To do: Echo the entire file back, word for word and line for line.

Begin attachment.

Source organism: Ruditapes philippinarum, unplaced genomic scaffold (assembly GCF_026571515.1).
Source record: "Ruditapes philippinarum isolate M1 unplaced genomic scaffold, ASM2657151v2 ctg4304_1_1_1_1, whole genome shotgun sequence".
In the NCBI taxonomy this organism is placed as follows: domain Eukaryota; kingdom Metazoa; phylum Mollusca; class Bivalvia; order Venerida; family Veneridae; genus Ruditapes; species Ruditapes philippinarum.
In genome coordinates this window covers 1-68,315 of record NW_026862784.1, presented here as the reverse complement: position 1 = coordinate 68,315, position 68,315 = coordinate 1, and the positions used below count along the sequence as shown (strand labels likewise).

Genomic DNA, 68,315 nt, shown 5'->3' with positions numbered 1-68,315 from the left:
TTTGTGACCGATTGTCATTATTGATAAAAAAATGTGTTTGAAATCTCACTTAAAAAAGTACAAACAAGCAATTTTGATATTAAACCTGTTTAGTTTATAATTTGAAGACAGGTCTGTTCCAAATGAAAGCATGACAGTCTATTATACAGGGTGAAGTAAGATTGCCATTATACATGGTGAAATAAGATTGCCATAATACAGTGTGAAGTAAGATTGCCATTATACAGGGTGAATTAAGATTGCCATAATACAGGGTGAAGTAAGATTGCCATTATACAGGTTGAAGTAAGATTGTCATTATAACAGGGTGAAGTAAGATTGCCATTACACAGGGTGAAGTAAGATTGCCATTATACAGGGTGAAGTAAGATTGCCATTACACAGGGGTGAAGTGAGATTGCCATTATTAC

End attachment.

Source organism: Ruditapes philippinarum, unplaced genomic scaffold (assembly GCF_026571515.1).
Source record: "Ruditapes philippinarum isolate M1 unplaced genomic scaffold, ASM2657151v2 ctg4304_1_1_1_1, whole genome shotgun sequence".
In the NCBI taxonomy this organism is placed as follows: domain Eukaryota; kingdom Metazoa; phylum Mollusca; class Bivalvia; order Venerida; family Veneridae; genus Ruditapes; species Ruditapes philippinarum.
In genome coordinates this window covers 1-68,315 of record NW_026862784.1, presented here as the reverse complement: position 1 = coordinate 68,315, position 68,315 = coordinate 1, and the positions used below count along the sequence as shown (strand labels likewise).

Genomic DNA, 68,315 nt, shown 5'->3' with positions numbered 1-68,315 from the left:
TTTGTGACCGATTGTCATTATTGATAAAAAAATGTGTTTGAAATCTCACTTAAAAAAGTACAAACAAGCAATTTTGATATTAAACCTGTTTAGTTTATAATTTGAAGACAGGTCTGTTCCAAATGAAAGCATGACAGTCTATTATACAGGGTGAAGTAAGATTGCCATTATACATGGTGAAATAAGATTGCCATAATACAGTGTGAAGTAAGATTGCCATTATACAGGGTGAATTAAGATTGCCATAATACAGGGTGAAGTAAGATTGCCATTATACAGGTTGAAGTAAGATTGTCATTATAACAGGGTGAAGTAAGATTGCCATTACACAGGGTGAAGTAAGATTGCCATTATACAGGGTGAAGTAAGATTGCCATTACACAGGGGTGAAGTGAGATTGCCATTATTAC